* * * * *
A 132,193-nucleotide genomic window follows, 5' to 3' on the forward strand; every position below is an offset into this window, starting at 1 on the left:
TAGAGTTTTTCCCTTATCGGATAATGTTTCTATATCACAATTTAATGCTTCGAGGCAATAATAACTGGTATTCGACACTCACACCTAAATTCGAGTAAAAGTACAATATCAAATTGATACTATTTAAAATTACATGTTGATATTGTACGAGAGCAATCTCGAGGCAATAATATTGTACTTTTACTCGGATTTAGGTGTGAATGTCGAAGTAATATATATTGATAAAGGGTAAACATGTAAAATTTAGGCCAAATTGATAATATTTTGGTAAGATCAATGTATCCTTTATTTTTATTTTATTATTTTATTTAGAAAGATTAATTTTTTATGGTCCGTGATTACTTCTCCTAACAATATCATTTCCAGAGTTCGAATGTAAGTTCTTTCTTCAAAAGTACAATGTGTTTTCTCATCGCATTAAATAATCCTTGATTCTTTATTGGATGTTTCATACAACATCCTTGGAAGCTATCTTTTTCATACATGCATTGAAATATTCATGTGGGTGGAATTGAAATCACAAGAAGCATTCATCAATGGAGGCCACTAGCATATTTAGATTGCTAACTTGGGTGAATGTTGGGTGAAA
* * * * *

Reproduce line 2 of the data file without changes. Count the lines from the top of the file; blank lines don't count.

TAGAGTTTTTCCCTTATCGGATAATGTTTCTATATCACAATTTAATGCTTCGAGGCAATAATAACTGGTATTCGACACTCACACCTAAATTCGAGTAAAAGTACAATATCAAATTGATACTATTTAAAATTACATGTTGATATTGTACGAGAGCAATCTCGAGGCAATAATATTGTACTTTTACTCGGATTTAGGTGTGAATGTCGAAGTAATATATATTGATAAAGGGTAAACATGTAAAATTTAGGCCAAATTGATAATATTTTGGTAAGATCAATGTATCCTTTATTTTTATTTTATTATTTTATTTAGAAAGATTAATTTTTTATGGTCCGTGATTACTTCTCCTAACAATATCATTTCCAGAGTTCGAATGTAAGTTCTTTCTTCAAAAGTACAATGTGTTTTCTCATCGCATTAAATAATCCTTGATTCTTTATTGGATGTTTCATACAACATCCTTGGAAGCTATCTTTTTCATACATGCATTGAAATATTCATGTGGGTGGAATTGAAATCACAAGAAGCATTCATCAATGGAGGCCACTAGCATATTTAGATTGCTAACTTGGGTGAATGTTGGGTGAAA